When it comes to modifications, Porsche is an interesting brand because both ends of the originality spectrum are well-represented. On one hand, you have the purists–people who think each Porsche was a vision of Teutonic perfection the day it rolled off the line in Stuttgart. Unlike some marques, however, there also exists a strong contingent of people who exist solely to modify and enjoy modified Porsches.
Well, if it wasn’t obvious already, the content on this site leans toward the latter viewpoint. Sure, it’s always interesting how manufacturers prepare cars (especially sports cars) and there’s definitely something to be said about preservation, but virtually every single car ever created has some room for improvement.
The Porsche 993 is no different. Although it was a beautiful, great handling car already, there is definitely room for improving on its factory spec.
For example, the wheels. Aesthetically, I actually like the stock wheels, but they’re just way too narrow for the car. A set of Fikse FM10’s in 18×8.5 and 18×10 fill out those sumptuous “narrow” arches, and the Bridgestone RE-71R’s they’re wrapped in provide an incredible improvement in the level of mechanical grip.
On the inside, the boat-sized tiller and flimsy OEM leather shift knob have both been binned in favor of a brand new Momo Monte Carlo and a Rennline knob. Given that you’re in constant contact with these two items, it only makes sense to get something new and high quality.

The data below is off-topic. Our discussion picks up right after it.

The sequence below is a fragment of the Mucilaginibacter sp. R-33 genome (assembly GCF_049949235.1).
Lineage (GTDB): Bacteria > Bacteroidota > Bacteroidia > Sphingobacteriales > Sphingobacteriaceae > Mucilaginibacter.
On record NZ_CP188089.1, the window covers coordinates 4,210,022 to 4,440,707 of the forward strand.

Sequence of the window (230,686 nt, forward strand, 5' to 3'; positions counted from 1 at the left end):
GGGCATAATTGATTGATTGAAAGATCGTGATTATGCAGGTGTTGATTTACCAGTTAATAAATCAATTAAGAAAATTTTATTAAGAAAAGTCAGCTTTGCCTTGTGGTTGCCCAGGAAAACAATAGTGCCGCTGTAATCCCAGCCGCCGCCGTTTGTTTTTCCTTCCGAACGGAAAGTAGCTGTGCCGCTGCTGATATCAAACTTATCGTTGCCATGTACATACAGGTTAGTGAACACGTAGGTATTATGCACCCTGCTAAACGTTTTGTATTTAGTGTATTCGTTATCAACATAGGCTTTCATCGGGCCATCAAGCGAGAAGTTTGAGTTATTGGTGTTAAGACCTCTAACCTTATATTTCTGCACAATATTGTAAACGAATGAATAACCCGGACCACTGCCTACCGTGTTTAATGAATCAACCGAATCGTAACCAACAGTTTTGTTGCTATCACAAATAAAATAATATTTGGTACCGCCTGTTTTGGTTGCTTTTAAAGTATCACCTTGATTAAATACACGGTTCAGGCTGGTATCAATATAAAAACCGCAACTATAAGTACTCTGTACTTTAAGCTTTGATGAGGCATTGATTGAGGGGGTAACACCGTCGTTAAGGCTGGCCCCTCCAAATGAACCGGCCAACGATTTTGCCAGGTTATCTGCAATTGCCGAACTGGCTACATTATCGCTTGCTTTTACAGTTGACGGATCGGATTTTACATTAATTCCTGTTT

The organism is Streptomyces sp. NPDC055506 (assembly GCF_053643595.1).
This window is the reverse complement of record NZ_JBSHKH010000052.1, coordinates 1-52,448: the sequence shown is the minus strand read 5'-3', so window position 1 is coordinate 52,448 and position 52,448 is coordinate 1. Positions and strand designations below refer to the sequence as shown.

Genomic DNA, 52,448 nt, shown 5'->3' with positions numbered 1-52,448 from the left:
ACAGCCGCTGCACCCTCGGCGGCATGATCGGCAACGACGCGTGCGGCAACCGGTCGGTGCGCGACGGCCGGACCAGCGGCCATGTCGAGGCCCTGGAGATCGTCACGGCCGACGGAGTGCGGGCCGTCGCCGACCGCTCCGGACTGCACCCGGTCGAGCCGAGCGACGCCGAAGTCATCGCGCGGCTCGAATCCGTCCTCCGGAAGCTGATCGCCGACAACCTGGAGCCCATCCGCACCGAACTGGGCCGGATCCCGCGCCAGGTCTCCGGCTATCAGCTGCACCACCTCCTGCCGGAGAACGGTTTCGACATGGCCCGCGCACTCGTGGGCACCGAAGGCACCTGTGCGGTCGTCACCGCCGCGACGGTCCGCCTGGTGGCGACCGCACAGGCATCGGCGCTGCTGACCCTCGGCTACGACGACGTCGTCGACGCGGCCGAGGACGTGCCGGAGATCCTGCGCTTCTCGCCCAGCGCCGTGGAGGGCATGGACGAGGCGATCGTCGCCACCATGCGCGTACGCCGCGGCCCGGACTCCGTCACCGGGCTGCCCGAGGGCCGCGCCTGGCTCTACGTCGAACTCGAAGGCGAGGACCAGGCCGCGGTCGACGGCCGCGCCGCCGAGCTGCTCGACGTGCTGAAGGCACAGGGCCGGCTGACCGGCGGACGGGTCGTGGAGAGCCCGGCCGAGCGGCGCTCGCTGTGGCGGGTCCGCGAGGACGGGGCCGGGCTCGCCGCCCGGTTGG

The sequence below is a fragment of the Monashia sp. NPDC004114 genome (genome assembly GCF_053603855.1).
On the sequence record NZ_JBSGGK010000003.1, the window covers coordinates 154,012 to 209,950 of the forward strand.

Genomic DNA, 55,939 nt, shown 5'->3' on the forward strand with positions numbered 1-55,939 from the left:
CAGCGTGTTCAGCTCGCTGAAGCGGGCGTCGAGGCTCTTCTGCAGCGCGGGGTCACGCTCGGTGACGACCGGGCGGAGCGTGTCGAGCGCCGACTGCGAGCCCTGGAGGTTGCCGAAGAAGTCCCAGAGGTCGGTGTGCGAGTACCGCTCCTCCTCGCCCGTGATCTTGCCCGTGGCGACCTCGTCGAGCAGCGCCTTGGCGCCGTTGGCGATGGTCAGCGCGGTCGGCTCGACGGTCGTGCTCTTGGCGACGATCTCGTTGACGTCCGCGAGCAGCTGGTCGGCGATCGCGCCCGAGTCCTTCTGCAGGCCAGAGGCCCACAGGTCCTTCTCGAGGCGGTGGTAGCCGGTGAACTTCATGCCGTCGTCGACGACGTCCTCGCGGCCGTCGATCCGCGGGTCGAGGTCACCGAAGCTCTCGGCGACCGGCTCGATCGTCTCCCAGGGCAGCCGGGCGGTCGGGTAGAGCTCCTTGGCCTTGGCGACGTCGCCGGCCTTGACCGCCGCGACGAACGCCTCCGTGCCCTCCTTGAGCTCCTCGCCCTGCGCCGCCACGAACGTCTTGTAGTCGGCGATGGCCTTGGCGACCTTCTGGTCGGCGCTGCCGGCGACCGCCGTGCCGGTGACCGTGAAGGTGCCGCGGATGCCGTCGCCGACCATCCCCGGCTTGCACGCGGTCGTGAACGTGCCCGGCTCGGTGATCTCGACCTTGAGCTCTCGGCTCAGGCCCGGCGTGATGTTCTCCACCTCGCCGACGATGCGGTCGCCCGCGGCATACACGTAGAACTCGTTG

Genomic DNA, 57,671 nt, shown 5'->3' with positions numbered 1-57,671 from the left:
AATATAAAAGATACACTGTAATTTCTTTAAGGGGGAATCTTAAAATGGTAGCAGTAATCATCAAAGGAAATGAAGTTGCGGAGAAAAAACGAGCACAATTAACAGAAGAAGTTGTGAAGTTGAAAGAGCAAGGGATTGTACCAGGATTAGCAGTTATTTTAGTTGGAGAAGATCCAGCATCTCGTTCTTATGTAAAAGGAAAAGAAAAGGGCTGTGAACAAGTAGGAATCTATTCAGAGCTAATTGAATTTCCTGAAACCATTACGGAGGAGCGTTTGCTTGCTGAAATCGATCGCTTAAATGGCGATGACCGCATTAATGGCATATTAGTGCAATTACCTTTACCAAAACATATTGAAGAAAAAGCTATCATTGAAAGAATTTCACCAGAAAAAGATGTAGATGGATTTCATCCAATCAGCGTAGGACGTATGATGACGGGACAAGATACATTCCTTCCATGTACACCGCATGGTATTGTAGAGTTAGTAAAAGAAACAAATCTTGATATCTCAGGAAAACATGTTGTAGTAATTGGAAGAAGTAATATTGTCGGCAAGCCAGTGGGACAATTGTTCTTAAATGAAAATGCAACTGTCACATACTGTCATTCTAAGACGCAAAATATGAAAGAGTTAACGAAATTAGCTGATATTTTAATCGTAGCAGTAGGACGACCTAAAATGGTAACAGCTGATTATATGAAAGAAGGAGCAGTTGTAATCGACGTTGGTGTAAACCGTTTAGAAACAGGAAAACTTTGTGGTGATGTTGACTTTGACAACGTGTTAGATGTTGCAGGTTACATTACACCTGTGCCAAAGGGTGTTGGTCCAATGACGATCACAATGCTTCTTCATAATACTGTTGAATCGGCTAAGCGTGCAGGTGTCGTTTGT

Even the little things can be big. In 1968, Porsche moved the wipers on the 911/912 from the right to the left side. It seems counter-intuitive, because putting those wipers in front of the driver subtly blocks forward visibility, but they had a reason: apparently when driving very fast in the rain, water streaks up the windshield when using intermittent wiper settings, and parking the wipers on the driver’s side ensures a clear view. However, in California where it hardly ever rains, dry weather visibility is the paramount concern. So, he flipped the wipers.
Of course, there’s more to be done; Art’s not quite to the stage where the only thing he’ll want to change is the reading on the odometer, but at least the foundation has been laid.
After this photoshoot, he got a proper alignment (apparently 993’s are pretty complex in that area) and took it to a local autocross, where the local hard drivers gave their explicit approval.
In the meantime, it’s being driven constantly. Imagine that–driving a driver’s car!
Just like making modifications, there are some people who believe you shouldn’t drive these cars. Not many people will state outright, “You should not drive your 911,” but when 20-30 year old cars with 80,000 miles are considered High Mileage, I think an attitude adjustment is needed. It’s not a Honda Civic, but it’s not a temperamental exotic either.
While I do like a showroom-fresh example, that goes against the whole ethos of such a great driver’s car. 911’s belong in the wild, on a road or track.
Porsche produced one of the best driver’s cars of all time, and it really bothers me that the recent value explosion of 911’s has inspired people not to get behind the wheel, but to hide these cars away, not driving them as if they’re some sort of investment piece. Which, unfortunately, is exactly what they’ve become.
So if you have a Porsche…go and drive it! What are you waiting for?